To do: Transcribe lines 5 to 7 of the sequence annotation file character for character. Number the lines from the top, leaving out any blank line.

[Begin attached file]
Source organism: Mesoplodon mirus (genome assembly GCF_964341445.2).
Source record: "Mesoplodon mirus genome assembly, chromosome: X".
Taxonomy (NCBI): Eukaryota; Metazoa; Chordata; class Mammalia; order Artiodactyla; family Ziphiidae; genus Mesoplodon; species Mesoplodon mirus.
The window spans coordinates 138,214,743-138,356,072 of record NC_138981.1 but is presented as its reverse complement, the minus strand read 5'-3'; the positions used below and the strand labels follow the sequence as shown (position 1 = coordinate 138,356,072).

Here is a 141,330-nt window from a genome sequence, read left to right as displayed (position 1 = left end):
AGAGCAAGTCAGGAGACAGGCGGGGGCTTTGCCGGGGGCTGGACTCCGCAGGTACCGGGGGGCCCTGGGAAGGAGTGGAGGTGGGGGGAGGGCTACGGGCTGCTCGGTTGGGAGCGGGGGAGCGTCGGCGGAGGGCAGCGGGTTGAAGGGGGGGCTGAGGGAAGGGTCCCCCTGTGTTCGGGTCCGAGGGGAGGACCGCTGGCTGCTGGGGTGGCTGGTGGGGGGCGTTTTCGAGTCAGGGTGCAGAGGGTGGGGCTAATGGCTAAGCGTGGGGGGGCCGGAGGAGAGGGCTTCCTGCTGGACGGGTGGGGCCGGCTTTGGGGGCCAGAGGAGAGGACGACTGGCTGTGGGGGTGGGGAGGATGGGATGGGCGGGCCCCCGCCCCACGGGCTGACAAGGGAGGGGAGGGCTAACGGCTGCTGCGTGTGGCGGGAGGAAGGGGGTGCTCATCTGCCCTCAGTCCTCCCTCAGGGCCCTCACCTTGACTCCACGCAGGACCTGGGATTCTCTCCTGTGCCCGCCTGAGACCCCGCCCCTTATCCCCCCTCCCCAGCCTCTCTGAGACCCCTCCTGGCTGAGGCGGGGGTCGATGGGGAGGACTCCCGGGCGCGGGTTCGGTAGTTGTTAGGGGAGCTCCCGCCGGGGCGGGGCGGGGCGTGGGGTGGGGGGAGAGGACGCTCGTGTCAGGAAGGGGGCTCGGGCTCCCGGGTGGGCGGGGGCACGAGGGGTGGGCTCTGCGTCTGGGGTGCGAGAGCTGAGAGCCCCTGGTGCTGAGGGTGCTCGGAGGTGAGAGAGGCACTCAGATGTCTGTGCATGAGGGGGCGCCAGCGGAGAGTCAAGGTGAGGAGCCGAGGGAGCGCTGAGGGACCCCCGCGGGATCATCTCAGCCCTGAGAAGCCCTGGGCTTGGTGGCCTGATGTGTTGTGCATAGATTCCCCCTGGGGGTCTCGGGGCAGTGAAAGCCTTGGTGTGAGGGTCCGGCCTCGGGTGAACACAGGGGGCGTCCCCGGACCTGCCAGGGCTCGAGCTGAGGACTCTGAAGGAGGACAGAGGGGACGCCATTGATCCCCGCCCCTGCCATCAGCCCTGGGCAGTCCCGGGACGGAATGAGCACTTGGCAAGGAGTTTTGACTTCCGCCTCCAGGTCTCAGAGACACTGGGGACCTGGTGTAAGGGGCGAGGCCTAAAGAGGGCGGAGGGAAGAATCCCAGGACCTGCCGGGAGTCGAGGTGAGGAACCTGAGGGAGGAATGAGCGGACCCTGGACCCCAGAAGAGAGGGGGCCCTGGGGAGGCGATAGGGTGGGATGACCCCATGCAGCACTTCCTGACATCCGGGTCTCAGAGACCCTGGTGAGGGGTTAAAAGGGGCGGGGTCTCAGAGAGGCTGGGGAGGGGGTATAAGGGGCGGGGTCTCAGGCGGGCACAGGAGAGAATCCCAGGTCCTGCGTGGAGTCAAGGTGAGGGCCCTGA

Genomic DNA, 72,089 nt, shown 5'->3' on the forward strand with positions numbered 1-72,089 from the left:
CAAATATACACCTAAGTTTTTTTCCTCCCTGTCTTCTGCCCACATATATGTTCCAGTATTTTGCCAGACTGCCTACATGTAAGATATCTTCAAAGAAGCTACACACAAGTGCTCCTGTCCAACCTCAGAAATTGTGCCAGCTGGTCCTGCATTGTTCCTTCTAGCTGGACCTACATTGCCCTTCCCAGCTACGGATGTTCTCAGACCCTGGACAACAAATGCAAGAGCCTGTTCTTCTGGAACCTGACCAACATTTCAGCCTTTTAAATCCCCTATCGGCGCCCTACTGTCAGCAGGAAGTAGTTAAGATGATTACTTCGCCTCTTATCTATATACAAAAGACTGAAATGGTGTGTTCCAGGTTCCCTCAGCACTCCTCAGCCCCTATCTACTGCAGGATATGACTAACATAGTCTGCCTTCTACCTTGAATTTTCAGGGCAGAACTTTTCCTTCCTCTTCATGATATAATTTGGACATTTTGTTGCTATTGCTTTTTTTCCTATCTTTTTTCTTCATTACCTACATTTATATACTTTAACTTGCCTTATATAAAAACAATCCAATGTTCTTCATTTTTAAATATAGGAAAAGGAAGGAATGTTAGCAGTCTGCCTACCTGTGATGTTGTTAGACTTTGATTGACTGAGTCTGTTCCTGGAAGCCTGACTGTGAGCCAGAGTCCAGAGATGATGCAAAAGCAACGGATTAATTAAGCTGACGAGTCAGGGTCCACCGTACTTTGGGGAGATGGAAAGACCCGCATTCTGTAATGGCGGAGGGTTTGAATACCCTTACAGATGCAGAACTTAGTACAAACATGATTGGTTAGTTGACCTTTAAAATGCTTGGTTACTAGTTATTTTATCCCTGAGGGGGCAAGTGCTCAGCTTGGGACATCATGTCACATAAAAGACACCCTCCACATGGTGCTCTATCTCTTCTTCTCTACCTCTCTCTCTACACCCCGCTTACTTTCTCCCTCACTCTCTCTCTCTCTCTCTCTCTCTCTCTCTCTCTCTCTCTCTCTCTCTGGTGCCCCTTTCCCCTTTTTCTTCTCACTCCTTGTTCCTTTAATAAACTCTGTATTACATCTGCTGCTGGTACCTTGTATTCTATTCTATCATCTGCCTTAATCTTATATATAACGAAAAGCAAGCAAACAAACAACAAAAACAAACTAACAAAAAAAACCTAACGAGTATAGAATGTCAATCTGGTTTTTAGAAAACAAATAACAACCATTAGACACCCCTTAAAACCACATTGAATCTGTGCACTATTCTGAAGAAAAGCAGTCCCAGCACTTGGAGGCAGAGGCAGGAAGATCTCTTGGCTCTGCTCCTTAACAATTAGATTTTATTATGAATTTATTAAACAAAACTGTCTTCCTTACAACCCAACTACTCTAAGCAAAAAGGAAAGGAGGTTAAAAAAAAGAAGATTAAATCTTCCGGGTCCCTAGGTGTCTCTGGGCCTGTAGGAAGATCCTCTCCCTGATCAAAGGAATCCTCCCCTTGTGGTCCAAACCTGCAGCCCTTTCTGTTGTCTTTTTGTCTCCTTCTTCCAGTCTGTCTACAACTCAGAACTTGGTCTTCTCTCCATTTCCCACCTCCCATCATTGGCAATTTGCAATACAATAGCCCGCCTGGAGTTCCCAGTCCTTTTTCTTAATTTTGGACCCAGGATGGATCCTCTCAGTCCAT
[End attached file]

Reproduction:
Here is a 141,330-nt window from a genome sequence, read left to right as displayed (position 1 = left end):
AGAGCAAGTCAGGAGACAGGCGGGGGCTTTGCCGGGGGCTGGACTCCGCAGGTACCGGGGGGCCCTGGGAAGGAGTGGAGGTGGGGGGAGGGCTACGGGCTGCTCGGTTGGGAGCGGGGGAGCGTCGGCGGAGGGCAGCGGGTTGAAGGGGGGGCTGAGGGAAGGGTCCCCCTGTGTTCGGGTCCGAGGGGAGGACCGCTGGCTGCTGGGGTGGCTGGTGGGGGGCGTTTTCGAGTCAGGGTGCAGAGGGTGGGGCTAATGGCTAAGCGTGGGGGGGCCGGAGGAGAGGGCTTCCTGCTGGACGGGTGGGGCCGGCTTTGGGGGCCAGAGGAGAGGACGACTGGCTGTGGGGGTGGGGAGGATGGGATGGGCGGGCCCCCGCCCCACGGGCTGACAAGGGAGGGGAGGGCTAACGGCTGCTGCGTGTGGCGGGAGGAAGGGGGTGCTCATCTGCCCTCAGTCCTCCCTCAGGGCCCTCACCTTGACTCCACGCAGGACCTGGGATTCTCTCCTGTGCCCGCCTGAGACCCCGCCCCTTATCCCCCCTCCCCAGCCTCTCTGAGACCCCTCCTGGCTGAGGCGGGGGTCGATGGGGAGGACTCCCGGGCGCGGGTTCGGTAGTTGTTAGGGGAGCTCCCGCCGGGGCGGGGCGGGGCGTGGGGTGGGGGGAGAGGACGCTCGTGTCAGGAAGGGGGCTCGGGCTCCCGGGTGGGCGGGGGCACGAGGGGTGGGCTCTGCGTCTGGGGTGCGAGAGCTGAGAGCCCCTGGTGCTGAGGGTGCTCGGAGGTGAGAGAGGCACTCAGATGTCTGTGCATGAGGGGGCGCCAGCGGAGAGTCAAGGTGAGGAGCCGAGGGAGCGCTGAGGGACCCCCGCGGGATCATCTCAGCCCTGAGAAGCCCTGGGCTTGGTGGCCTGATGTGTTGTGCATAGATTCCCCCTGGGGGTCTCGGGGCAGTGAAAGCCTTGGTGTGAGGGTCCGGCCTCGGGTGAACACAGGGGGCGTCCCCGGACCTGCCAGGGCTCGAGCTGAGGACTCTGAAGGAGGACAGAGGGGACGCCATTGATCCCCGCCCCTGCCATCAGCCCTGGGCAGTCCCGGGACGGAATGAGCACTTGGCAAGGAGTTTTGACTTCCGCCTCCAGGTCTCAGAGACACTGGGGACCTGGTGTAAGGGGCGAGGCCTAAAGAGGGCGGAGGGAAGAATCCCAGGACCTGCCGGGAGTCGAGGTGAGGAACCTGAGGGAGGAATGAGCGGACCCTGGACCCCAGAAGAGAGGGGGCCCTGGGGAGGCGATAGGGTGGGATGACCCCATGCAGCACTTCCTGACATCCGGGTCTCAGAGACCCTGGTGAGGGGTTAAAAGGGGCGGGGTCTCAGAGAGGCTGGGGAGGGGGTATAAGGGGCGGGGTCTCAGGCGGGCACAGGAGAGAATCCCAGGTCCTGCGTGGAGTCAAGGTGAGGGCCCTGA

Genomic DNA, 72,089 nt, shown 5'->3' on the forward strand with positions numbered 1-72,089 from the left: